Police shootings are big business for the attorneys who win wrongful death payouts.
Photo via Flickr user reynermedia
To the average American, the aftermath of police shootings might seem morbidly routine. After angry calls for a criminal conviction of the cop responsible, a local district attorney usually decides not to indict. That's when protests heat up, if they haven't already. Then, the Department of Justice is called upon to conduct a federal civil rights probe, which sometimes happens, but similarly tends to produce no criminal charges. Finally, the family, or the estate of the victim, files a wrongful death lawsuit against the city or police department behind the incident.
This happened most recently in the Tamir Rice case in Cleveland, Ohio. The 12-year-old boy was shot and killed on a playground in November 2014 by an officer who mistook his toy gun for a real one. Over a year later, a grand jury decided not to indict the officer or his partner, sparking protests in Cleveland and nationwide. The Rice family brought a civil lawsuit, though, and, on Monday, they reached a settlement to the tune of $6 million. (An investigation by the feds, who recently imposed a consent decree to rein in excesses by Cleveland cops, is still pending.)
In police shootings, a settlement is like a begrudging bookend to a criminal justice process that almost always lets the police officer off scot-free. The family attorneys will generally point out that the cash award isn't justice, but at least it accounts for the stark reality that someone is gone forever—and now their loved ones have to figure out how to cope.
Once a settlement is negotiated, though, a new process begins where friends and family of the victim figure out how, exactly, to divvy up the award. To find out more about how this all works, I gave Jonathan Safran, a Milwaukee-based lawyer, a call.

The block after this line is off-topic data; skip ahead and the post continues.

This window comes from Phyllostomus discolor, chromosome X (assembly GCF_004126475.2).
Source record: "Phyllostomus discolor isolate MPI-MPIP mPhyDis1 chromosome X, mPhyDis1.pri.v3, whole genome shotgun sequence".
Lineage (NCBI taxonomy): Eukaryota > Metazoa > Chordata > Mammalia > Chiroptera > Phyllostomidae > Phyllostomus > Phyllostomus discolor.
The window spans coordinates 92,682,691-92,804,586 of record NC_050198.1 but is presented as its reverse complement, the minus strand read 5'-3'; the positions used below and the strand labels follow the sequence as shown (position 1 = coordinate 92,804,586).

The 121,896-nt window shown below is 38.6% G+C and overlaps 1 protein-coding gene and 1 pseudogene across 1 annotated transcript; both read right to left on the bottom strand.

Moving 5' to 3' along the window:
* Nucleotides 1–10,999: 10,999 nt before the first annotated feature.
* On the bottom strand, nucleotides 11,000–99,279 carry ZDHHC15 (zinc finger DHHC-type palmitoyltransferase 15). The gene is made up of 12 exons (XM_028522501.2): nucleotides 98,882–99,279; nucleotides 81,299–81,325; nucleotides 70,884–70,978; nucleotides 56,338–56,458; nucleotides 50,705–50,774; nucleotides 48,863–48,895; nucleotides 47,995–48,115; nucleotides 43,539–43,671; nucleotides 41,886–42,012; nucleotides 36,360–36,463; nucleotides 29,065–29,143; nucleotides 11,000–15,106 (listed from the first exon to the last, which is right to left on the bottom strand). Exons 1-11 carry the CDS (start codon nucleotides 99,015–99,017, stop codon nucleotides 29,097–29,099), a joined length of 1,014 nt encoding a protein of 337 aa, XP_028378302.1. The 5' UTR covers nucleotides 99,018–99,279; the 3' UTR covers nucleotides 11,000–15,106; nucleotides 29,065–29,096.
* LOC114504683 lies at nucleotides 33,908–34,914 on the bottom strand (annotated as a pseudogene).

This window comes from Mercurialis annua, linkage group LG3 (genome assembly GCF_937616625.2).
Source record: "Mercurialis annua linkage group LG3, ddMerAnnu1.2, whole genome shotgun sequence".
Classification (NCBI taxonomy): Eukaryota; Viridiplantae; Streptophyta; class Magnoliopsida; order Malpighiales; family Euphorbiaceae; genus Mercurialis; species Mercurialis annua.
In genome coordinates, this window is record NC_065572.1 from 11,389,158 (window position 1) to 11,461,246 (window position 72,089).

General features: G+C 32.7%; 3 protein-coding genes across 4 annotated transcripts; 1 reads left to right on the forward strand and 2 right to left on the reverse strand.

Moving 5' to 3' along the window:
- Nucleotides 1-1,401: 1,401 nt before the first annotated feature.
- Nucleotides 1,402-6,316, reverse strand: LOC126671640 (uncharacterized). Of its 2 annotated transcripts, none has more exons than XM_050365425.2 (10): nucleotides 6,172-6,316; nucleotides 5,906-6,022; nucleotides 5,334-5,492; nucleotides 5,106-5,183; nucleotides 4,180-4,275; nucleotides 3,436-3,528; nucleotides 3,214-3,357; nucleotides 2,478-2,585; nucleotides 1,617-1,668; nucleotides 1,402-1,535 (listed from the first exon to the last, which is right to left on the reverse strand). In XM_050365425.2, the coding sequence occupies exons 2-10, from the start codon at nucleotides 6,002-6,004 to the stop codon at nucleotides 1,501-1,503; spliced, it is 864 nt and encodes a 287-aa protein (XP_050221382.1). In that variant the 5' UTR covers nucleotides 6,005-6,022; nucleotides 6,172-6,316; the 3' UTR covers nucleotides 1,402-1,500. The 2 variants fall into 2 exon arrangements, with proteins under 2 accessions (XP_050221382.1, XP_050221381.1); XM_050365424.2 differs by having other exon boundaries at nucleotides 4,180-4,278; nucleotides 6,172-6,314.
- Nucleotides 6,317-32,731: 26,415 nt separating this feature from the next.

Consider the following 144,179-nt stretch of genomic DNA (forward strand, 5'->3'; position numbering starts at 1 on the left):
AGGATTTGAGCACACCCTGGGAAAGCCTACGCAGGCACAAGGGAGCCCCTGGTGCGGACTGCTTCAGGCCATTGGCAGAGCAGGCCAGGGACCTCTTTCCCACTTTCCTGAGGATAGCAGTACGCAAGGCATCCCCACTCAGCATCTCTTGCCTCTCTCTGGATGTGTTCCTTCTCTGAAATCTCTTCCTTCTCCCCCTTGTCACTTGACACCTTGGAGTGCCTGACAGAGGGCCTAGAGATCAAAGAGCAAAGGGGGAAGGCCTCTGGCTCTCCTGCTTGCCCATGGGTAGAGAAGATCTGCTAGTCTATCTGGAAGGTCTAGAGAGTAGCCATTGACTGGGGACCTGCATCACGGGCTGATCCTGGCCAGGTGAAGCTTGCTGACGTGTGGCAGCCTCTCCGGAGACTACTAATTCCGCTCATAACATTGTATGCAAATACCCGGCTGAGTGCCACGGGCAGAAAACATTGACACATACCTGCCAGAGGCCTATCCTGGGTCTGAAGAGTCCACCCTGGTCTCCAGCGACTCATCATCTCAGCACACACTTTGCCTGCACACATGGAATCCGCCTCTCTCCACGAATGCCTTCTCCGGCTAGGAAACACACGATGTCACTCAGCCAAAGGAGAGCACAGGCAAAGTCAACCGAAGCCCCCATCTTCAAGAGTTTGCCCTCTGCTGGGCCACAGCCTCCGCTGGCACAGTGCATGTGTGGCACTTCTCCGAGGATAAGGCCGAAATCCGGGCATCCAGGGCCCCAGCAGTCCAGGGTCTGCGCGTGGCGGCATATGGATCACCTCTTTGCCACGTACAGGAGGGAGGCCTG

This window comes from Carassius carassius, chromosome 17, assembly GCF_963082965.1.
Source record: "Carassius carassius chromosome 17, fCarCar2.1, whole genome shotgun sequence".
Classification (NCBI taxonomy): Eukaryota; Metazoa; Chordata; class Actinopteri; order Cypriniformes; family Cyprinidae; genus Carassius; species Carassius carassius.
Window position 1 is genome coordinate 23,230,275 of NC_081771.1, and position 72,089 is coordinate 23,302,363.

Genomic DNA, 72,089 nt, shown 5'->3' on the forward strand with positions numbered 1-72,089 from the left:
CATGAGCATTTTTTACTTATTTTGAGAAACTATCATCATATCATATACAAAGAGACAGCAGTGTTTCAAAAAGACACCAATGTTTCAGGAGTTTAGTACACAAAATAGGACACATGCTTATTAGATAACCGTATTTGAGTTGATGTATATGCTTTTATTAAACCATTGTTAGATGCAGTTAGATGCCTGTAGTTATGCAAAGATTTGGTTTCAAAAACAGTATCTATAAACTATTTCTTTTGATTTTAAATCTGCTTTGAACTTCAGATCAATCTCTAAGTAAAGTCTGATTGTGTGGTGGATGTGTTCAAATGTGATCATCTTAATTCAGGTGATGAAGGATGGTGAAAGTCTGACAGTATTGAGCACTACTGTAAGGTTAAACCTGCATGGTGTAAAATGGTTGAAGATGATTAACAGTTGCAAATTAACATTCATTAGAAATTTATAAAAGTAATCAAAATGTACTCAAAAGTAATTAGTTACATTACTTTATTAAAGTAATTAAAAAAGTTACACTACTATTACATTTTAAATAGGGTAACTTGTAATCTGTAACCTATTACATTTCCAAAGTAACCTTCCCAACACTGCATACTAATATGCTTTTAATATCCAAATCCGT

Safran has plenty of experience dealing with police misconduct: In 2012, he settled the case of Frank Jude, Jr., a biracial man who was brutally beaten by off-duty cops outside of a party. All three officers were eventually sentenced to prison in what was then the largest criminal case against the Milwaukee Police Department in its history. On Wednesday, he filed a civil rights lawsuit (and may eventually file a wrongful death claim) on behalf of Dontre Hamilton, a mentally ill black man who was shot and killed by a white officer in a Milwaukee park two years ago. That officer was fired but not charged. (Last November, the Justice Department also declined to bring civil rights charges.)
Here's what he had to say about how police brutality payouts work in America.
So with someone like Mr. Hamilton's son, how will that money eventually be doled out over time, if you guys get a settlement?
That will, to some degree, depend on future different parties making decisions. Whenever you file a lawsuit where you have a minor, there's often going to be what is called a guardian ad litem. Different states call it different things, but it's an attorney for the case that's going to be appointed by the court, to technically represent the best interests of the child. Even if the child has a parent, the court usually wants to make sure there's someone who's independent to make the best decision for that minor child.